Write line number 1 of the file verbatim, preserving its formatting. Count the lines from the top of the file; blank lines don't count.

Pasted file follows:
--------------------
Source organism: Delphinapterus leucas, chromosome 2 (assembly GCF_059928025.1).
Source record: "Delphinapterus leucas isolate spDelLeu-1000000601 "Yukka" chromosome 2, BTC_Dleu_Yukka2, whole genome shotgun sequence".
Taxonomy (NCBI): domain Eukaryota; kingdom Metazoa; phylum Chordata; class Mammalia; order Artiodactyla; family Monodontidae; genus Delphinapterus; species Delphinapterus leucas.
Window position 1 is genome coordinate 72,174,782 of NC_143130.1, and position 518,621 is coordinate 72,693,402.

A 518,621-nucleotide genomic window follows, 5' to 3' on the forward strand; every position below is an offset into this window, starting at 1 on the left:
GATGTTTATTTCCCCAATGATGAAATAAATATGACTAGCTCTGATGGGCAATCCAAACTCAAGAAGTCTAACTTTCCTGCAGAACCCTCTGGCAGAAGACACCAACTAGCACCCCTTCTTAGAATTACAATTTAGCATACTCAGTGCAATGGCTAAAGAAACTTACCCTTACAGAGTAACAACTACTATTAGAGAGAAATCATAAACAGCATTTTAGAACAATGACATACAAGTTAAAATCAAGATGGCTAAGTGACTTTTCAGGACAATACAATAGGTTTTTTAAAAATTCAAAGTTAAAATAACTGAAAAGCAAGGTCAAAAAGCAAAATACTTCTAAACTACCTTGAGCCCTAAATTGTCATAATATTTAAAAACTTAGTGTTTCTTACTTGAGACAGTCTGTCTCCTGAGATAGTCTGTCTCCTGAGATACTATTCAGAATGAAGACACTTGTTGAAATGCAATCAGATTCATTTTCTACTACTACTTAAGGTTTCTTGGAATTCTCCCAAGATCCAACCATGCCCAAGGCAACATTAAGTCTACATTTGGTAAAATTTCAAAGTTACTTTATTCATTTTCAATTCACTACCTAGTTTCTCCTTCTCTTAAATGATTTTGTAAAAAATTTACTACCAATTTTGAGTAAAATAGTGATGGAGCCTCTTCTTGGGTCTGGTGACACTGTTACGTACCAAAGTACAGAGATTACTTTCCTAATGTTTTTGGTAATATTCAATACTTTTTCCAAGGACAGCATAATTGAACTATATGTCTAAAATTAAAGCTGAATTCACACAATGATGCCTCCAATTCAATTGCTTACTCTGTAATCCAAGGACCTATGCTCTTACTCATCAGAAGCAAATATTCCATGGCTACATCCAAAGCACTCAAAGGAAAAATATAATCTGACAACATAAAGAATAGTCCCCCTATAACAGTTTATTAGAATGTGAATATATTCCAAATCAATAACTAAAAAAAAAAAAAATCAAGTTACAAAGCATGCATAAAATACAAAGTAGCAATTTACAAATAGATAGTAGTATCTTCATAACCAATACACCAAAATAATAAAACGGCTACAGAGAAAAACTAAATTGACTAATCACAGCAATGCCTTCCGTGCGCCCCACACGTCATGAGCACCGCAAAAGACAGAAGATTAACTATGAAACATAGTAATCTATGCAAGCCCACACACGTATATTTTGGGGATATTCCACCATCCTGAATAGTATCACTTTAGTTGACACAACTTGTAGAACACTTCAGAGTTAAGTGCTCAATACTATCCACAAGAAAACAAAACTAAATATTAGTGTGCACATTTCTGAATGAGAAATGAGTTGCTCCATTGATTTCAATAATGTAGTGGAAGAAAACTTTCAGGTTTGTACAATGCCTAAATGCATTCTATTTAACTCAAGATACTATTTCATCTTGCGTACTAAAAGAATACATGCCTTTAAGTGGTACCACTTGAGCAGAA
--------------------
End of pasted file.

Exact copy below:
Source organism: Delphinapterus leucas, chromosome 2 (assembly GCF_059928025.1).